Scanner identifies Calif. gang member
Gang member arrested after portable scanner identifies him: Device allows law enforcement to check fingerprints in the field
By Beatriz E. Valenzuela
The Daily Press
VICTORVILLE, Calif. — It's nighttime as two sheriff's deputies approach a group of men gathered in a park that has been closed for several hours.
When the deputies ask the men for their names, there is always the chance deputies will get false information.
Now, with portable fingerprint scanners, positively identifying someone takes only a few minutes.
For San Bernardino County sheriff's Victorville station deputies Fernando Hernandez and Jarrod Burns, the scanner helped in the arrest of a known gang member Tuesday night.
"When people give false information, the device gives deputies a way to identify people out in the field," said Staci Johnson, spokeswoman for the Adelanto station, which has three of the hand-held scanners.
All of the sheriff's stations in the Victor Valley have the portable scanners, but not every deputy carries one. Deputies can request the device if they need it while out in the field, said Roxanne Walker, spokeswoman for the Hesperia station.
While on patrol in the Brentwood area around 8:30 p.m., the deputies saw a group of people gathered in Brentwood Park after the park had closed, according to authorities.
As they walked over to the group, officials said they smelled the distinct odor of marijuana.
When the group saw the deputies, they closed in together and threw what deputies later learned were baggies of marijuana ready for sale, according to Victorville station officials.
When deputies were unable to confirm one man's identity, they used the portable scanner to positively identify him as Travis Anderson, 24, a known gang member who had a parole warrant out for his arrest, according to officials.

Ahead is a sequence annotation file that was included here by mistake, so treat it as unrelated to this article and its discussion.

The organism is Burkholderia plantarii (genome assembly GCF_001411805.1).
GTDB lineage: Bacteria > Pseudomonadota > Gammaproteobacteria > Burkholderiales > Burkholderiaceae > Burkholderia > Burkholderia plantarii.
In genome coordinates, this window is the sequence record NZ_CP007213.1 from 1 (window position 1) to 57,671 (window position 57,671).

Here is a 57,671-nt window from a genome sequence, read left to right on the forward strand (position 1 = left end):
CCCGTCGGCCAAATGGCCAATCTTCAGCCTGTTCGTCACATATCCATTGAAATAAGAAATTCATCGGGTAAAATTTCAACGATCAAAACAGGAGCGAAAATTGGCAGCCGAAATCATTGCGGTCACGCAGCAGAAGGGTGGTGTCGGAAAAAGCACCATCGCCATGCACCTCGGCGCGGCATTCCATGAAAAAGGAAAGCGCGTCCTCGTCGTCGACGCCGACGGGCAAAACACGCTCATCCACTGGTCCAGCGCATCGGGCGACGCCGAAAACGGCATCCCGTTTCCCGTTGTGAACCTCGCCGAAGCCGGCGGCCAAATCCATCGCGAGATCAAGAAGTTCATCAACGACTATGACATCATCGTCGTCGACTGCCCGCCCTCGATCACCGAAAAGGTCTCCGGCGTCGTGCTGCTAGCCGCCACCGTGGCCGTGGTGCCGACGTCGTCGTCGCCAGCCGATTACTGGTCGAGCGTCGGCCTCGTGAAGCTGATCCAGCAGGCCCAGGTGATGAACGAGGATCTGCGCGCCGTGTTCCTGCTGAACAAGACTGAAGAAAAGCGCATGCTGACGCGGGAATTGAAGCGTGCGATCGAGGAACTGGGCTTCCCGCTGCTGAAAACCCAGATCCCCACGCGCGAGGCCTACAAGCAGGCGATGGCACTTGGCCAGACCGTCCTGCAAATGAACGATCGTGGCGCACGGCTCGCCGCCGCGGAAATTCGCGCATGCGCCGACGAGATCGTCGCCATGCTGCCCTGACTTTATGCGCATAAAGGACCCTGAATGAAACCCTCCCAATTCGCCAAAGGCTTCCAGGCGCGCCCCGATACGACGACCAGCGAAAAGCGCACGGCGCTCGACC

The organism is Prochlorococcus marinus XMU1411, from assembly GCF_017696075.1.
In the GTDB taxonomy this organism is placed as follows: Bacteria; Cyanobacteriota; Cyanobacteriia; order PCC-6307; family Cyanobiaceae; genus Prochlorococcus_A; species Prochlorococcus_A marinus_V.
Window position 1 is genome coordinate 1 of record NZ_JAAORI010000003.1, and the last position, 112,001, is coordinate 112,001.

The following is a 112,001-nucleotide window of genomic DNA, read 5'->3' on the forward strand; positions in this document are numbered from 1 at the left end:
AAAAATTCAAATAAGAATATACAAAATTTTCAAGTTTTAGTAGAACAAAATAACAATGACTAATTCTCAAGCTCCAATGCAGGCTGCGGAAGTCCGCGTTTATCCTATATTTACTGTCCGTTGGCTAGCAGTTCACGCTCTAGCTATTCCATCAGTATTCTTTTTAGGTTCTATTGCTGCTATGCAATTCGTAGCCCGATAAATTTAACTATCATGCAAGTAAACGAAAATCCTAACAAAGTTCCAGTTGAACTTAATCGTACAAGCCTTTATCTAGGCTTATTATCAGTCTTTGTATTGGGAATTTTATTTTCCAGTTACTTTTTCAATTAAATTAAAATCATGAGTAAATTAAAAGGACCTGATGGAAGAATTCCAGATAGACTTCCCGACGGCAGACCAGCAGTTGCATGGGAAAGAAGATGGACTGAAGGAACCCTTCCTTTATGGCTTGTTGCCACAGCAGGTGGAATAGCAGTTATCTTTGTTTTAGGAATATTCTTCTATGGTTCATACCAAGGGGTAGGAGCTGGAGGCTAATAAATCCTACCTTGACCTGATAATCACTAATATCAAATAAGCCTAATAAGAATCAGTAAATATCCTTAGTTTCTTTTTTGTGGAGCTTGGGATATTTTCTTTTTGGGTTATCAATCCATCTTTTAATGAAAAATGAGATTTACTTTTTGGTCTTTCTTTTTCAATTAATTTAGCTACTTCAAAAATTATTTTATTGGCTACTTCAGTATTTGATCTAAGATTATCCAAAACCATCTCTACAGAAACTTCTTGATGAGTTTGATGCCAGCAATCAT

Anderson, along with two juveniles and four adults -- including Jordan Anderson, 19, and Brandon Bailey, Tracy Thomas and Raytwan Carraway, all 20 -- were arrested for possession of marijuana for sales. All seven were confirmed gang members.
The scanners provide law enforcement officials with a photograph of the person along with a name. This has been very helpful in identifying people who do not have identification or who officers believe may be providing false information, said Sgt. Darren Goodman with the High Desert Regional S.M.A.S.H. Gang Team.
"Sometimes they'll take a good guess and the name they give will be in the system," Goodman said. "But with the photo, officers can see the guy in front of them is a white guy but the guy in the photo is black."
One drawback is that if the person has not been booked or arrested or has never been issued an identification card, as is the case with illegal immigrants, they may not be in the system, according to Goodman.
"That is when we need to do a little more work at the station to identify the person," Goodman said.
Sometimes if deputies are in an area with poor reception, the device may not work properly.
"Like a cell phone, sometime reception is down, but overall it is a good tool to have," said Apple Valley station Deputy Eddie Bachman, who is also on the S.M.A.S.H. Gang Team.
Copyright 2008 The Daily Press